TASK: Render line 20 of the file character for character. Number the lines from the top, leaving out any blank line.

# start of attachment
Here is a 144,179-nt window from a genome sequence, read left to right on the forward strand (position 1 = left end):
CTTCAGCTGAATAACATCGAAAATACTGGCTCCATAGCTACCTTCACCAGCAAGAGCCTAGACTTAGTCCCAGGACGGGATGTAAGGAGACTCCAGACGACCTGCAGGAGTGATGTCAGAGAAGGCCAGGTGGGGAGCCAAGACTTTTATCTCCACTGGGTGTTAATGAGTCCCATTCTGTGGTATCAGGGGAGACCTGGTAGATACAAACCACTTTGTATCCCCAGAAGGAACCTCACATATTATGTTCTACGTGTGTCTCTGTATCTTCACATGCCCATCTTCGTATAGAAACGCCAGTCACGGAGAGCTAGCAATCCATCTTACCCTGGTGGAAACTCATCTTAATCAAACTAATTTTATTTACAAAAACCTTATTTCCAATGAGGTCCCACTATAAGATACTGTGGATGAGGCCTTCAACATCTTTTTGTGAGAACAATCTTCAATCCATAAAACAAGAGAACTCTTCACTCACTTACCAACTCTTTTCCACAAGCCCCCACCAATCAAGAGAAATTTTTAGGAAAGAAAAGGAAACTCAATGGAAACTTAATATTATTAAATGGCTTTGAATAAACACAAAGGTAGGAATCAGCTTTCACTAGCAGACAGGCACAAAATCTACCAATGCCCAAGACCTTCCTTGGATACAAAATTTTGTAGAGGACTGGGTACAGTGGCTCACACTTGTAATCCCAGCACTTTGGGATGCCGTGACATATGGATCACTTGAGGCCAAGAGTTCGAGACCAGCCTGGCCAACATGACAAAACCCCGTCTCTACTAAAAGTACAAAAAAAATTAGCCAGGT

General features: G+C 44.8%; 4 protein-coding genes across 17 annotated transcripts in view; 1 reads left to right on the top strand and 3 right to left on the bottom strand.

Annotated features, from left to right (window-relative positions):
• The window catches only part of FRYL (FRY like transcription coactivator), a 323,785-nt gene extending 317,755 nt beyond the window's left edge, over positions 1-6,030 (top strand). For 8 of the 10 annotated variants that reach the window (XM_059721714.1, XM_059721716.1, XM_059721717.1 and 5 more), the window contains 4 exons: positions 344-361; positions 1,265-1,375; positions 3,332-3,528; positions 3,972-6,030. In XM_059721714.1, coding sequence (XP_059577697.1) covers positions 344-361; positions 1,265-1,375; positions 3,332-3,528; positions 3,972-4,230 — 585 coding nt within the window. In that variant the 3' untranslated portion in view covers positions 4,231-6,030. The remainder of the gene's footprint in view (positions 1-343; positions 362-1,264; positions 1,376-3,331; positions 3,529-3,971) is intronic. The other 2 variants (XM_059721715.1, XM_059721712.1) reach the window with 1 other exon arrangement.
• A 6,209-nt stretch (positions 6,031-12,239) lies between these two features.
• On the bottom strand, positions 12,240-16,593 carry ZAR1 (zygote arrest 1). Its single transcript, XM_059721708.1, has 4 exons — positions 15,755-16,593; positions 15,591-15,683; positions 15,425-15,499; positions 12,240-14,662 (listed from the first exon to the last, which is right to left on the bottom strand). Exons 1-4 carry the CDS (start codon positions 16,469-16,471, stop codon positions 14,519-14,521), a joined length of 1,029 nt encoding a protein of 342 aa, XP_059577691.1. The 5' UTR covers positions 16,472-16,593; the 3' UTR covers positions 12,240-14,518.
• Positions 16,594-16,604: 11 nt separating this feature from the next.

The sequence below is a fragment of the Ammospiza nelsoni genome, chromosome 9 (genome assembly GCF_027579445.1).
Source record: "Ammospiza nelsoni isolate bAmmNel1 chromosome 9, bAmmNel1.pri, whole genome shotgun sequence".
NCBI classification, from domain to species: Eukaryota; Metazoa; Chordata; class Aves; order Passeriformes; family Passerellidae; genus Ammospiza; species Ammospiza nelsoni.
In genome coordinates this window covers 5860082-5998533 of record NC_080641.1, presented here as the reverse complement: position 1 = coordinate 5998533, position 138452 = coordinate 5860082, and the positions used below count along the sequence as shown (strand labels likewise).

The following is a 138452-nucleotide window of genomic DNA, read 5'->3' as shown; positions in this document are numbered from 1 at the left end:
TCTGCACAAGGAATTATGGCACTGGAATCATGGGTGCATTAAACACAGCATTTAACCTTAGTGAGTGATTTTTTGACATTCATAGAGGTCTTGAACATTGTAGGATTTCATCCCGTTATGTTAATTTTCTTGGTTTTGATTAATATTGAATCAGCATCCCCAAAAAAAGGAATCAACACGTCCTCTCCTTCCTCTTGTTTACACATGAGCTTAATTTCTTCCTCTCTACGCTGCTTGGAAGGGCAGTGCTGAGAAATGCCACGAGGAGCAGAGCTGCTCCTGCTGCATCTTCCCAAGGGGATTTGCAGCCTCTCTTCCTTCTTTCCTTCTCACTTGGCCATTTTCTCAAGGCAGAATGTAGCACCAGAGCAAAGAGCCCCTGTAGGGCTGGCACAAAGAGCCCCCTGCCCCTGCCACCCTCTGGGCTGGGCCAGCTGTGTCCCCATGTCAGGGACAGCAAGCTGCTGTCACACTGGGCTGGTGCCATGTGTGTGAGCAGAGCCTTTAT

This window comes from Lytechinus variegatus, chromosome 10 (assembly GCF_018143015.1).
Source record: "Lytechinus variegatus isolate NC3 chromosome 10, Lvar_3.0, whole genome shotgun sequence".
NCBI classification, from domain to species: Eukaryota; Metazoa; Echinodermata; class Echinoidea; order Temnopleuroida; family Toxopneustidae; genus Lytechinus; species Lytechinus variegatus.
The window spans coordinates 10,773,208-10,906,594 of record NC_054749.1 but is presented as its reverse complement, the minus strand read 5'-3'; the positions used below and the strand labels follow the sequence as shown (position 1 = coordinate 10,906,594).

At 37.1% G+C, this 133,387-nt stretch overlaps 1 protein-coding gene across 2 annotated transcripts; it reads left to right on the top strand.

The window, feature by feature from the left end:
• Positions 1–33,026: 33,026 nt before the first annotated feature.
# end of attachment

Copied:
The window, feature by feature from the left end: